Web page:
Pulitzer prize-winning playwright August Wilson is the creator of the most monumental ongoing project in modern theater. When it’s completed, he will be the author of 10 – 10! – hugely ambitious works that thunderously address, decade by decade, the black experience in 20th-century America. With the ninth play of the cycle, Gem of the Ocean, set to debut in Chicago this spring, the time for Wilson revivals may be a bit premature. But most likely, there was no stopping this new Broadway production of his 1984 hit once Whoopi Goldberg’s formidable drawing power was harnessed to it.
Directed by Marion McClinton (who did a superb job with Wilson’s Jitney in 2000), the play takes place in 1927, inside a Chicago recording studio where real-life blues diva Ma Rainey (Goldberg) and her band have assembled, under the scrutiny of Rainey’s white agent and white producer. Given this setup, it’s not surprising that the play delves into the historic exploitation of black singers and musicians. But more acutely, it exposes the very architecture of racism, delineating how difficult it was for blacks to escape the shadow of their oppressors. Despite the play’s layered racial tensions, its most overt conflict courses between a set-in-her-ways Ma Rainey and Wilson’s fictional fellow musician Levee (Charles S. Dutton), a trumpeter with a new vision of jazz and a bitter need to succeed.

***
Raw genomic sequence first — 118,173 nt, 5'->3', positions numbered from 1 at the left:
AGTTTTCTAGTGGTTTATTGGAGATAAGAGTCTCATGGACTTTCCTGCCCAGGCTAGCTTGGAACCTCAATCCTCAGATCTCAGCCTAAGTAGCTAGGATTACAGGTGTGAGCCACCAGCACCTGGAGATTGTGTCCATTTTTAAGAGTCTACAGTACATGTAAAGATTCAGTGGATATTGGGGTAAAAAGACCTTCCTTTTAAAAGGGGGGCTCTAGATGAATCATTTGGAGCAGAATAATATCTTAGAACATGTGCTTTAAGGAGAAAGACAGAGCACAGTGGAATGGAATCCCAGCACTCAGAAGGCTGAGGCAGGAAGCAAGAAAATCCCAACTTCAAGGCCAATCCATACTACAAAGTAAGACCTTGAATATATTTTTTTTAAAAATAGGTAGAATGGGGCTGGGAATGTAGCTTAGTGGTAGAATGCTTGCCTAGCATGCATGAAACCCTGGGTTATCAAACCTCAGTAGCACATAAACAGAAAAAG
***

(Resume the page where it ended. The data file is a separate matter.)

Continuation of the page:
As written, this moving, funny, focused ensemble piece is less diffuse than Wilson’s more recent works (2001’s King Hedley II, 1996’s Seven Guitars); it might have served as a perfect intro into Wilson’s world if not for the night’s colliding stars. While Goldberg is a likable laugh-getting presence here, her casual ease, her very Whoopi-ness, dilutes our sense of Rainey’s dark subterranean pain and knowledge. And with her uninformed singing voice, Goldberg fails to become what she must: the spiritual centerpiece for the music. Considering the innate musicality of Wilson’s language – long on parables, lengthy jokes, and folklore – Goldberg’s shortfall is all the more unfortunate.
Dutton, who originated the role of Levee back in 1984, tends toward the overemphatic, as if straining to set things right. He huffs and puffs, percolates and palpitates, feverishly working the rhythms of the text. Though he’s effective in his big scenes, and especially chilling in his Act Two affront to God, Dutton seldom bends to the rest of the ensemble (led by the excellent Thomas Jefferson Byrd as philosophical piano man Toledo). Ultimately, this unsteady production fails to come together with one voice, undermining the vision of community that may well be Wilson’s greatest artistic contribution and motivating force.